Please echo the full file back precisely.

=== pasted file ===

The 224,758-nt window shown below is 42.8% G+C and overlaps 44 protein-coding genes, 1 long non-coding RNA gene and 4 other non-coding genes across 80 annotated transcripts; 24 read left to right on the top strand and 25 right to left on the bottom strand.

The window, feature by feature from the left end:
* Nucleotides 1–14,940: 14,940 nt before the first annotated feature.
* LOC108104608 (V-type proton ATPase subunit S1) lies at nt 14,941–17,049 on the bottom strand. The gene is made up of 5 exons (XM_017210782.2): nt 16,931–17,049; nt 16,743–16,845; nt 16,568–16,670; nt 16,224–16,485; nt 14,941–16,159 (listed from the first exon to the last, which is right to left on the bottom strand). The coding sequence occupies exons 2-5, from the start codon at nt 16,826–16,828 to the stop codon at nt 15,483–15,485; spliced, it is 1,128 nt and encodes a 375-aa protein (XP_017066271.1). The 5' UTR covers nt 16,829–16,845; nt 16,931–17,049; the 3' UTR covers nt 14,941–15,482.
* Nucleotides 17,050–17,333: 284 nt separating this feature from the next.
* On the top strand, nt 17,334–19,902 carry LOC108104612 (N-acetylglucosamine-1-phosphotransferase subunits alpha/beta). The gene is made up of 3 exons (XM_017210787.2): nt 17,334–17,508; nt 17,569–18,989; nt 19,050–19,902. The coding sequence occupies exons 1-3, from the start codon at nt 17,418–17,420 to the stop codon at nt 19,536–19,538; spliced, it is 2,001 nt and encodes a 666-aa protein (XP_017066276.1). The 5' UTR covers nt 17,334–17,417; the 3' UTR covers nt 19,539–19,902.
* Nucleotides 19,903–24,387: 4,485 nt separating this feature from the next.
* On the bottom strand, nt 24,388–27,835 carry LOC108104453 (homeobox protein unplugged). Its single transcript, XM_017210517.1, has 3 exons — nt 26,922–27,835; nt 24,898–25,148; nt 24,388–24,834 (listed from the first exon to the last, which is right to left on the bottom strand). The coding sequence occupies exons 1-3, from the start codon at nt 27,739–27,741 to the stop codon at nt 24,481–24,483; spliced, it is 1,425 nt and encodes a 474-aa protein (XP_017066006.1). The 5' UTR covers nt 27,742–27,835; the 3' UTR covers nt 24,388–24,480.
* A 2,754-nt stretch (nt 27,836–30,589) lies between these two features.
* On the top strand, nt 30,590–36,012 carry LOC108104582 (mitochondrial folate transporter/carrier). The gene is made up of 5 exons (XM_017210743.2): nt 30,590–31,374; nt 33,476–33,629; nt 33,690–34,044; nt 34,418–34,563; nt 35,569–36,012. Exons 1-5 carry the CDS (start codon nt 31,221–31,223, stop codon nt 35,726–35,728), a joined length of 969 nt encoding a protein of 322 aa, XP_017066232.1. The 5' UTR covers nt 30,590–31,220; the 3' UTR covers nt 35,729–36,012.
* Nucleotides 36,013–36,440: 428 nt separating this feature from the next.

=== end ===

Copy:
The 224,758-nt window shown below is 42.8% G+C and overlaps 44 protein-coding genes, 1 long non-coding RNA gene and 4 other non-coding genes across 80 annotated transcripts; 24 read left to right on the top strand and 25 right to left on the bottom strand.

The window, feature by feature from the left end:
* Nucleotides 1–14,940: 14,940 nt before the first annotated feature.
* LOC108104608 (V-type proton ATPase subunit S1) lies at nt 14,941–17,049 on the bottom strand. The gene is made up of 5 exons (XM_017210782.2): nt 16,931–17,049; nt 16,743–16,845; nt 16,568–16,670; nt 16,224–16,485; nt 14,941–16,159 (listed from the first exon to the last, which is right to left on the bottom strand). The coding sequence occupies exons 2-5, from the start codon at nt 16,826–16,828 to the stop codon at nt 15,483–15,485; spliced, it is 1,128 nt and encodes a 375-aa protein (XP_017066271.1). The 5' UTR covers nt 16,829–16,845; nt 16,931–17,049; the 3' UTR covers nt 14,941–15,482.
* Nucleotides 17,050–17,333: 284 nt separating this feature from the next.
* On the top strand, nt 17,334–19,902 carry LOC108104612 (N-acetylglucosamine-1-phosphotransferase subunits alpha/beta). The gene is made up of 3 exons (XM_017210787.2): nt 17,334–17,508; nt 17,569–18,989; nt 19,050–19,902. The coding sequence occupies exons 1-3, from the start codon at nt 17,418–17,420 to the stop codon at nt 19,536–19,538; spliced, it is 2,001 nt and encodes a 666-aa protein (XP_017066276.1). The 5' UTR covers nt 17,334–17,417; the 3' UTR covers nt 19,539–19,902.
* Nucleotides 19,903–24,387: 4,485 nt separating this feature from the next.
* On the bottom strand, nt 24,388–27,835 carry LOC108104453 (homeobox protein unplugged). Its single transcript, XM_017210517.1, has 3 exons — nt 26,922–27,835; nt 24,898–25,148; nt 24,388–24,834 (listed from the first exon to the last, which is right to left on the bottom strand). The coding sequence occupies exons 1-3, from the start codon at nt 27,739–27,741 to the stop codon at nt 24,481–24,483; spliced, it is 1,425 nt and encodes a 474-aa protein (XP_017066006.1). The 5' UTR covers nt 27,742–27,835; the 3' UTR covers nt 24,388–24,480.
* A 2,754-nt stretch (nt 27,836–30,589) lies between these two features.
* On the top strand, nt 30,590–36,012 carry LOC108104582 (mitochondrial folate transporter/carrier). The gene is made up of 5 exons (XM_017210743.2): nt 30,590–31,374; nt 33,476–33,629; nt 33,690–34,044; nt 34,418–34,563; nt 35,569–36,012. Exons 1-5 carry the CDS (start codon nt 31,221–31,223, stop codon nt 35,726–35,728), a joined length of 969 nt encoding a protein of 322 aa, XP_017066232.1. The 5' UTR covers nt 30,590–31,220; the 3' UTR covers nt 35,729–36,012.
* Nucleotides 36,013–36,440: 428 nt separating this feature from the next.